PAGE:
# ROUND

## Synopsis

ROUND(numeric-expr,scale[,flag]) {fn ROUND(numeric-expr,scale[,flag])}

### Arguments

Argument | Description |
---|---|

numeric-expr | The number to be rounded. A numeric expression. |

scale | An expression that evaluates to an integer that specifies the number of places to round to, counting from the decimal point. Can be zero, a positive integer, or a negative integer. If scale is a fractional number, Caché rounds it to the nearest integer. |

flag | Optional — A boolean flag that specifies whether to round or truncate the numeric-expr: 0=round, 1=truncate. The default is 0. |

ROUND returns the same data type as numeric-expr. See $DOUBLE Numbers below.

## Description

This function can be used to either round or truncate a number to the specified number of decimal digits.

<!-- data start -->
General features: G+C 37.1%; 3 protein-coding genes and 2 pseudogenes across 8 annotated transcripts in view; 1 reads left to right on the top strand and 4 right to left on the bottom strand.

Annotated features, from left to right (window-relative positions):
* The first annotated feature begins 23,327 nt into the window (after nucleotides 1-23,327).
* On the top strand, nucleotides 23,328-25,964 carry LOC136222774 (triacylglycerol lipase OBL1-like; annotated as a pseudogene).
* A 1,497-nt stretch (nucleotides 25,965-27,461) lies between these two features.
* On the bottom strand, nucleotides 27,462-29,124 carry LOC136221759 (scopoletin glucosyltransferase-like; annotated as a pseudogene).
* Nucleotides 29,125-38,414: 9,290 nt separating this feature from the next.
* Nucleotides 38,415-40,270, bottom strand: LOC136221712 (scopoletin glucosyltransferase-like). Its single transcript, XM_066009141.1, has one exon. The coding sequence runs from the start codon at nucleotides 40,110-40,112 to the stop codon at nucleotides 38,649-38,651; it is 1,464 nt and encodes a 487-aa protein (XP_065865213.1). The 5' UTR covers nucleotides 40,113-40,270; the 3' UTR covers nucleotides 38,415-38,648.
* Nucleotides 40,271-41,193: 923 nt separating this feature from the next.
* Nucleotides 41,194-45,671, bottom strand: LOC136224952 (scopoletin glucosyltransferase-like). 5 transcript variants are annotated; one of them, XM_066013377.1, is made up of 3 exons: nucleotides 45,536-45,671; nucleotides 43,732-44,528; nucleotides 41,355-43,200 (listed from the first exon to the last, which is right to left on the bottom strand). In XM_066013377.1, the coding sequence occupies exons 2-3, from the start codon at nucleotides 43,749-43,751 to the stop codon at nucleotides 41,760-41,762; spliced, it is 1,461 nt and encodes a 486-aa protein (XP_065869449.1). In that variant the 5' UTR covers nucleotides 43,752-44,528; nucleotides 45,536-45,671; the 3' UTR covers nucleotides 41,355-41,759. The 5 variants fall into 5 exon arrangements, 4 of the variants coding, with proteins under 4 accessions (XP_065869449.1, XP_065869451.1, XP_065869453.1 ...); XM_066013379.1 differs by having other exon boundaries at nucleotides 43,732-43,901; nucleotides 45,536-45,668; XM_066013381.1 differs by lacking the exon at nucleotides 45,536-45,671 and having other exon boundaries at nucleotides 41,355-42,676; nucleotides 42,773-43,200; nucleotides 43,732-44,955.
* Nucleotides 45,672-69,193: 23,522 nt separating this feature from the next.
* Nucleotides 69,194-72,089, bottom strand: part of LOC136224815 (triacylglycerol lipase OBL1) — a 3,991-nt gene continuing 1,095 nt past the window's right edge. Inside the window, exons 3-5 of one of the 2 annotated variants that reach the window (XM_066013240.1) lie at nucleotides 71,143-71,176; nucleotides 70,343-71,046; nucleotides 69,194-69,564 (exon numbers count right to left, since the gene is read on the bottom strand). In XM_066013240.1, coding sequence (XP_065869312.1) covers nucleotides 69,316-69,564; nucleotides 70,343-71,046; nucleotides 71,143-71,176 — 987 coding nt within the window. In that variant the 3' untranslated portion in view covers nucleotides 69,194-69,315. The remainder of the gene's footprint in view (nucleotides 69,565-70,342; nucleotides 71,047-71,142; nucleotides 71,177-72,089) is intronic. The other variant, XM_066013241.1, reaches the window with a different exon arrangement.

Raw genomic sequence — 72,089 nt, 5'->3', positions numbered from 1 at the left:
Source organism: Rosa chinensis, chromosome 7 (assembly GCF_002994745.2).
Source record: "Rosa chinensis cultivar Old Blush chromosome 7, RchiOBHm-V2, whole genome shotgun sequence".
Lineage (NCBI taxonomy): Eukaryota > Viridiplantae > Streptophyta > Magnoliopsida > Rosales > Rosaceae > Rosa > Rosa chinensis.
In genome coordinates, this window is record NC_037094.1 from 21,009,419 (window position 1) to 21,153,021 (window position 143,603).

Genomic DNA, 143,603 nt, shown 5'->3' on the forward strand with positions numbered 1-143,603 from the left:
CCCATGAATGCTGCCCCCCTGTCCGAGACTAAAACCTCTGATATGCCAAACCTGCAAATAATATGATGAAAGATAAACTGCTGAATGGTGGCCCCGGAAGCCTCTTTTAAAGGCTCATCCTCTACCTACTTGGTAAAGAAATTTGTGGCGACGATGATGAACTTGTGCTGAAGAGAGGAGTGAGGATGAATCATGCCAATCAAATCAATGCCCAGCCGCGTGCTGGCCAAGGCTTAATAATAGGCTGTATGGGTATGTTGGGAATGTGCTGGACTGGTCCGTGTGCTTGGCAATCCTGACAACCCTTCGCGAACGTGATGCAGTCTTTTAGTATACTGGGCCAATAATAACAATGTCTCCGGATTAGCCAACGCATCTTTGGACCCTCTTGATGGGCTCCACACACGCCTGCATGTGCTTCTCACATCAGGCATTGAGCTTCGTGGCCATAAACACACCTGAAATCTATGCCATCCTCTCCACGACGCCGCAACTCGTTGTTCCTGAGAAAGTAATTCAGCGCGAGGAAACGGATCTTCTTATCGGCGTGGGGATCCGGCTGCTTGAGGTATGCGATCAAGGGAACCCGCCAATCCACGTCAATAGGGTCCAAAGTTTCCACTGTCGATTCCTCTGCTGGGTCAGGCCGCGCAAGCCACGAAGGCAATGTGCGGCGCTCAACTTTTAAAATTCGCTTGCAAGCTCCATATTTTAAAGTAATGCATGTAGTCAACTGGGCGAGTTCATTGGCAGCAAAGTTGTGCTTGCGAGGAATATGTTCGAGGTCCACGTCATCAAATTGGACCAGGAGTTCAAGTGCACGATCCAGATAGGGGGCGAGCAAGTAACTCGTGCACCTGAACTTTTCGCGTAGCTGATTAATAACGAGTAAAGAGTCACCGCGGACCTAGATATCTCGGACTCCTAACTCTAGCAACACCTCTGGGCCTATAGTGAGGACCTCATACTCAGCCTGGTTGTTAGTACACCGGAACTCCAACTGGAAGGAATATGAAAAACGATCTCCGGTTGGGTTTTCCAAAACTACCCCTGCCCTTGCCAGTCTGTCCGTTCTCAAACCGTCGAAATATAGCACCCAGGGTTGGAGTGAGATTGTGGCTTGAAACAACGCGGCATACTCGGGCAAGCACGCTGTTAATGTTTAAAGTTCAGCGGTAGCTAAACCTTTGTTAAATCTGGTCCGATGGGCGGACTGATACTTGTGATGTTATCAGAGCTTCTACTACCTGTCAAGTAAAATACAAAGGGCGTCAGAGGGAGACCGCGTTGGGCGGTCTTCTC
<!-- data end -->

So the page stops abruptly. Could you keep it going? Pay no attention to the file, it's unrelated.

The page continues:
ROUND rounds or truncates numeric-expr to scale places, counting from the decimal point. When rounding, the number 5 is always rounded up. Trailing zeroes are removed after a ROUND round or truncate operation. Leading zeros are not returned.

If scale is a positive number, rounding is performed at that number of digits to the right of the decimal point. If scale is equal to or larger than the number of decimal digits, no rounding or zero filling occurs.

If scale is zero, rounding is to the closest whole integer. In other words, rounding is performed at zero digits to the right of the decimal point; all decimal digits and the decimal point itself are removed.